Wright State University Lake Campus/2018-1/Phy1060/Log

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Before Test 2[edit | edit source]

test 2 material

R 2/1/18 Today we will try to log into Miraheze[edit | edit source]

Overview of our Planetary System (7.1);

How bright is the Sun compared with other stars?
What fraction of the Solar system consists of the Sun?
What fraction of all the planets, asteroids, and moons consists of Jupiter?
What are trans-Neptunian objects?
Roughly how many trans-Neptunian objects have been identified?

Composition and Structure of Planets (7.2);


T 2/6/18 Chapter 9 Cratered worlds[edit | edit source]


  • technical difficulties-full credit for paper hand in

W 2/7/18 Mercury[edit | edit source]

  • Error in study guide: I will announce the answer to this question. You do need to know the definition of volatile, and also the fact that
  • No report. Just sign sheet.

Finish Ch9 with Mercury. A volatile subsance melts or evaporates at low temperature. Hydrogen and helium are most volitile, followed by water, followed by silicates (sand/glass), followed by the metals as the least volatile. Since it is so close to the sun, Mercury has has few volatile substances. Start

R 2/8/18 Venus[edit | edit source]

Attempt to log into Miraheze. Also, poll students on whether they have WMF (Wikipedia/Wikiversity) accounts.

  • Test hints:
  1. The life cycle of stars like the sun: Protoplanetary disk-yellow dwarf-red giant-white dwarf. Discuss red giant stage in light of temperature and light energy production. See w:special:permalink/823036569#Characteristics and File:Sun_red_giant.svg
  2. The protoplanetary disks might have resembled the ring systems of our gas planets. See w:special:permalink/823862648 and note the dubious nature of the most recent edit.
  3. special:permalink/1816241#Mini-essay_on_Kepler_and_Tycho. See also this cache.

F 2/9/18 Venus and Mars[edit | edit source]


M 2/12/18 Venus[edit | edit source]

Chapter 10 Venus and Mars Chapter Venus (Chapter 10)

T 2/13/18 Radioactive Dating[edit | edit source]

  • Write the lede for Physics_and_Astronomy_Labs/Radioactive_decay_with_dice. You may either write by hand hand to me personally, or you may write electronically and submit a pdf to pilot. Best is to write on Miraheze and submit a permalink.
  • If you submit by hand: Place name and date on upper inch margin. Write "Public Domain CC0" somewhere below that margin.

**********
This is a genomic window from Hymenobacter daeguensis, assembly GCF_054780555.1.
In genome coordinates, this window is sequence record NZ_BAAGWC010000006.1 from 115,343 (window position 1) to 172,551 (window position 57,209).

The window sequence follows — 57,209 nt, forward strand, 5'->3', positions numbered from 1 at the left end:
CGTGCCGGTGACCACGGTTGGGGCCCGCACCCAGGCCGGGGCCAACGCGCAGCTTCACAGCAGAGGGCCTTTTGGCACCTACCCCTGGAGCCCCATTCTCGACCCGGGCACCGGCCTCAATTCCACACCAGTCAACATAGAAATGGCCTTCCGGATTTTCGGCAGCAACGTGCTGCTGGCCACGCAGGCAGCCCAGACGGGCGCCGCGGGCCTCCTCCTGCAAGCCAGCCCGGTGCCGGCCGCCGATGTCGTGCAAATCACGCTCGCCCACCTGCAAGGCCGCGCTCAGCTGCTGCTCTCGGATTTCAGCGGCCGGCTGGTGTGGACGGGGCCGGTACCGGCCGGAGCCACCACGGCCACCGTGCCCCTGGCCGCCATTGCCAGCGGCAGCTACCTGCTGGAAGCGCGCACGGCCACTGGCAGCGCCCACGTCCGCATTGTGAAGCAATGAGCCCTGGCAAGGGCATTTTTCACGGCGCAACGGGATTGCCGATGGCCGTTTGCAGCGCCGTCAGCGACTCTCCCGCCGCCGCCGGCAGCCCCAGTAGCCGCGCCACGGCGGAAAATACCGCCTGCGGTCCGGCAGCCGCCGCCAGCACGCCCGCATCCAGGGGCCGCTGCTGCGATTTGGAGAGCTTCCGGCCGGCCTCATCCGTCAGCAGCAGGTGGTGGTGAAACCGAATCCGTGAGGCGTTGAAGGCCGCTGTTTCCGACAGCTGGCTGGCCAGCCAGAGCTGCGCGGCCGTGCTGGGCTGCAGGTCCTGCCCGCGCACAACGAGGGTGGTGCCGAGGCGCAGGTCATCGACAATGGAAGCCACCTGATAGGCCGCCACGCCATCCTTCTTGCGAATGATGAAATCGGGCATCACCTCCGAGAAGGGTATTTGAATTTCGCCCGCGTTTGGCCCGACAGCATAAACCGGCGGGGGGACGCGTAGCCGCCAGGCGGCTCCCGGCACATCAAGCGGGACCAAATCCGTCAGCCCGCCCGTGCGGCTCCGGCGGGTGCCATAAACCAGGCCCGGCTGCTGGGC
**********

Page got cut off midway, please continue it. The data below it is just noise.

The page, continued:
• If you submit a word or pdf file via Pilot. License it with "Public Domain CC0"

W 2/14/18[edit | edit source]

Counting Crater's Lab.

R 2/15/18[edit | edit source]

We will begin a series of lab/projects on stars:

  1. Spectral Classification: http://astro.unl.edu/naap/hr/hr_background1.html
  2. Luminosity: http://astro.unl.edu/naap/hr/hr_background2.html
  3. http://astro.unl.edu/naap/hr/hr_background3.html

M 2/19/18 Gas planets[edit | edit source]

T 2/20/18 The failure of the shephards[edit | edit source]

[https://highered.mheducation.com/olcweb/cgi/pluginpop.cgi?it=swf::800::600::/sites/dl/free/0072482621/78780/Solar_Nav.swf::Solar%20System%20Builder We were unable to get this simulation to exhibit sheparding. Instead two Hot Jupiters bookending 8-12 "plutos" eventually ate all of them. This shows the giant planet "cleaning" out it's region, but not the "pushing" of satellites away from the planet's orbit.

This video shows the actual sheparding of a small ring around Saturn

W 2/21/18 Pluto and Charon[edit | edit source]

R 3/8/18[edit | edit source]

OpenStax sections on Comets, Kuiper's belt and Oort's cloud.

F 3/9/18[edit | edit source]

Test review

M 3/5/18[edit | edit source]

T 3/6/18[edit | edit source]

W 3/7/18 TEST 2[edit | edit source]

Before Test 3[edit | edit source]

3/8/18[edit | edit source]

http://astro.unl.edu/naap/hr/hr.html FAILED TWICE WORKED ONCE

M 3/12/18[edit | edit source]

http://astro.unl.edu/mobile/ TRY THIS

HR diagram T 3/13/18[edit | edit source]

Continue with naap HR diagram lab using:

continued T 3/13/18[edit | edit source]

W 3/14/18 Bell's theorem card game[edit | edit source]

Cornell solid-state physicist David Mermin has described the appraisals of the importance of Bell's theorem in the physics community as ranging from "indifference" to "wild extravagance".
Lawrence Berkeley particle physicist Henry Stapp declared: "Bell's theorem is the most profound discovery of science."

Conclusion: Today we reviewed relative velocity using the "man-on-train" at Wikipedia:Relative velocity. Then we did the clock argument at wikipedia:special:permalink/829634204#Simple_inference_of_velocity_time_dilation. We reviewed the card game and a solid majority voted to play the couple's game at least once.

Next time, lets look at this:

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Before Test 4[edit | edit source]

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